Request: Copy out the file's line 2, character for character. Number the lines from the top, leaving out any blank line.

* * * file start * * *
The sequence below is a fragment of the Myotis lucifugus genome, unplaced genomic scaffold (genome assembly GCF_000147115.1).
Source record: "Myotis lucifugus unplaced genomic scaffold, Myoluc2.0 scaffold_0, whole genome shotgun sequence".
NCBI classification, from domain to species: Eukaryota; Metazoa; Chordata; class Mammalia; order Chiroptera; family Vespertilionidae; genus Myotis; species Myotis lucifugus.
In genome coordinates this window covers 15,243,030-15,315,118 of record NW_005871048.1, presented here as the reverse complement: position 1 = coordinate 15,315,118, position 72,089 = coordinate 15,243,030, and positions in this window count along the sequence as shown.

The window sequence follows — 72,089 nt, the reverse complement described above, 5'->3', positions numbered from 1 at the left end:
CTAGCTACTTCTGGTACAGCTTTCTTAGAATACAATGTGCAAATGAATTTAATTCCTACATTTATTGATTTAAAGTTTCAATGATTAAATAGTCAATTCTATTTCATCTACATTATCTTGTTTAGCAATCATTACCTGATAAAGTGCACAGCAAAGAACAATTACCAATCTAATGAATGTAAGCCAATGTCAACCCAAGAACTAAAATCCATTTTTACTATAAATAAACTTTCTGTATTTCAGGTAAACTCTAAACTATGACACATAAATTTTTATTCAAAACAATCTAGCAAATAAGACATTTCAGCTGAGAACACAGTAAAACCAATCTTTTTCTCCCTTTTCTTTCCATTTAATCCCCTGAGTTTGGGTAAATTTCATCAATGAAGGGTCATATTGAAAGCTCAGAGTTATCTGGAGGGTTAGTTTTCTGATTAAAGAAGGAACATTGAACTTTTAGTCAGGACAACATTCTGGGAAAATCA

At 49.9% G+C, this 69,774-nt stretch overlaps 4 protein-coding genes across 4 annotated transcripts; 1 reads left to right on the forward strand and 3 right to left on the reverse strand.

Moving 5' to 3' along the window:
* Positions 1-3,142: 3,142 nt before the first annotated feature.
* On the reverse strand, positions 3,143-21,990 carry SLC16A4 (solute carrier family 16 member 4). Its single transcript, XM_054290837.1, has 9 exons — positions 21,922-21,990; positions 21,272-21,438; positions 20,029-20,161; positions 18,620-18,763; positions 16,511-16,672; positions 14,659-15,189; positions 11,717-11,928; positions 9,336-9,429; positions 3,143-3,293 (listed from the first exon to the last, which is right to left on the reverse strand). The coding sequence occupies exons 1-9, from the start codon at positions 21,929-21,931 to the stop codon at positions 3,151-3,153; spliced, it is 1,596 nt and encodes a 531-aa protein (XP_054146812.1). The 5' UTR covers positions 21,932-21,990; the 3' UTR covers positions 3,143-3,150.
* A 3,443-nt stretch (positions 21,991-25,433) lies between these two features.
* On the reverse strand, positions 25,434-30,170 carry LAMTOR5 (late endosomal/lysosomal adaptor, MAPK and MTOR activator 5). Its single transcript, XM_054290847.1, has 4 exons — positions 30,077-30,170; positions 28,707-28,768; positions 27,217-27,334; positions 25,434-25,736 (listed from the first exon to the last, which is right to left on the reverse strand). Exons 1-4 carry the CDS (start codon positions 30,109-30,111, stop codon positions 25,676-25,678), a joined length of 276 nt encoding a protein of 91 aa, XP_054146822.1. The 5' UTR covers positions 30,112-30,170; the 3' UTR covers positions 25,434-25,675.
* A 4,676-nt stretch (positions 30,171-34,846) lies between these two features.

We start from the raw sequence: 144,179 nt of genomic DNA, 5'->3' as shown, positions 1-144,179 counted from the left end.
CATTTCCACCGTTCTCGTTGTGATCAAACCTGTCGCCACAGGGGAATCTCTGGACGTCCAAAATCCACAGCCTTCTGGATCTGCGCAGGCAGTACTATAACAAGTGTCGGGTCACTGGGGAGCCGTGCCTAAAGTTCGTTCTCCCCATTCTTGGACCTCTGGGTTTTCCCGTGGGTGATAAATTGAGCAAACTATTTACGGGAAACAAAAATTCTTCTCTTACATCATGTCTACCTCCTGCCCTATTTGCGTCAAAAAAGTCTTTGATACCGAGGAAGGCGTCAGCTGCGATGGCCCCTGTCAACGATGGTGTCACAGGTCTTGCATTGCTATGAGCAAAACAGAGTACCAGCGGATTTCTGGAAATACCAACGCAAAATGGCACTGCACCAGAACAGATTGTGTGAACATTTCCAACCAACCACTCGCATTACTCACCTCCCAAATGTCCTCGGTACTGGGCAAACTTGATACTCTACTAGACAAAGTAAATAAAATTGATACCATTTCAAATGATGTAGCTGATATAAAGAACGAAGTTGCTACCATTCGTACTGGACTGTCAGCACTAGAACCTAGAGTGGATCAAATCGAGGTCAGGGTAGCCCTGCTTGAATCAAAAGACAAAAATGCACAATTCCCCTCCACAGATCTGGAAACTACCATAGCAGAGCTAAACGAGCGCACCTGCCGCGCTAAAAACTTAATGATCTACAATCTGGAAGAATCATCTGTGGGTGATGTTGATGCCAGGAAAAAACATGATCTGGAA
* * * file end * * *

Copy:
Source record: "Myotis lucifugus unplaced genomic scaffold, Myoluc2.0 scaffold_0, whole genome shotgun sequence".